Truth, Reconciliation, and Reparations.

This is an old post not about Black History, specifically, but very much a part of our history:

Languages are not only made of the words that we speak, but also, and perhaps more importantly, they are made of the ways that we think, and languages also shape the ways that we think. From ways that grammar places action, object, and subject of a sentence, to ways that the articles and forms of negation which exist, or do not exist in a given language, accustom us to listening for different inflections, learning more than one family of languages teaches us that communication involves more than just words, it involves gestures. Some gestures, like tilting the head, are physical, and other gestures, like opening the hand, are both physical and spiritual. The spiritual gesture being made by one city hearkens back to the language of the Bible: Patach, tiftach… Open, you shall open (your hand)…

Ashville, NC, has voted to make a start toward reparations for slavery…

In the Abrahamic cultures of the western world, the entire basis of justice is contained in these reiterated verses of a book seen as foundational to many, and used as the basis of conversation between many people in the western world. These verses, the open hand always followed by the release from debt and servitude, say in the richest and plainest of language, that slaves are to be released not empty-handed, after seven years, but with sustenance. Now, one city is looking at how these values were overlooked for far longer than that. This gesture may not go far enough, but it is a very promising start, in terms of the needed assumption of responsibility for the systemic issues which continue to plague the Black community of the USA for the many years since “slavery ended” on paper, but not in fact.  May this step stir other cities, states, and nations to continue this process, and move all of us toward learning the languages of Mutual Respect, Truth, and Reconciliation.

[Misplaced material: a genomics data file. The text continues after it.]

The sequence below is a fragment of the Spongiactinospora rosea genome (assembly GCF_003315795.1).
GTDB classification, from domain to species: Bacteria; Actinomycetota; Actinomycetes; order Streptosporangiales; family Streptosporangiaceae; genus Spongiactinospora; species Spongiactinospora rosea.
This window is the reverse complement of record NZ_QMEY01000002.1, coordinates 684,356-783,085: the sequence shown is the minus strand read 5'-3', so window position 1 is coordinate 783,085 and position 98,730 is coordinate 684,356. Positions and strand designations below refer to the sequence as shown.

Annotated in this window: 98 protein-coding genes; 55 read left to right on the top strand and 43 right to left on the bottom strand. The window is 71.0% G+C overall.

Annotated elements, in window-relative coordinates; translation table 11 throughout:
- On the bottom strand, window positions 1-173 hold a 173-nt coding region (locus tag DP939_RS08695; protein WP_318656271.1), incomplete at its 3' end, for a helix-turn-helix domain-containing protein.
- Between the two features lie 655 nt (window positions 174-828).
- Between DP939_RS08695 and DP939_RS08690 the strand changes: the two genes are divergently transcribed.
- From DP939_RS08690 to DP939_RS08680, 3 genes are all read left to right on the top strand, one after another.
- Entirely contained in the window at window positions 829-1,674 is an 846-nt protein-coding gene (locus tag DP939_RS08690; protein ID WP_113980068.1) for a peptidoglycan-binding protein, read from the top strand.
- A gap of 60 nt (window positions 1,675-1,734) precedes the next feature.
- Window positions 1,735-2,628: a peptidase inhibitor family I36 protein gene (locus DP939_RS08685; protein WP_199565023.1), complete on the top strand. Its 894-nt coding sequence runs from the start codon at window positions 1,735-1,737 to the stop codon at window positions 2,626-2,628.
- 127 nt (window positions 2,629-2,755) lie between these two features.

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18 thoughts on “Truth, Reconciliation, and Reparations.

  1. Reading, commenting on, and promoting of Black authors’ work, like that of Octavia Butler, can also constitute another form of in-kind reparations, while at the same time, helping white readers to see another very needed perspective: stories written from the PoV of people of color, whose differing experiences frame our lives within a system that does not work for 90% of us:
    Shira Destinie

    Liked by 3 people

  2. Another form of reparations includes sheer recognition, rendering honest homage, and sincerely apologising fy not having done so back in the proper time, as with the colored soldiers of Adolphus Burwell Johnson, who did not get their merited medals, despite the incredible courage they displayed in battle:

    Liked by 3 people

    1. Thank you, Michelle: Did it seem like I had some clear action items, or could/should I add a clearer “call to action” as a friend just mentioned each post should end with, in this on? Thanks so much for reading and commenting! Shira

      Liked by 3 people

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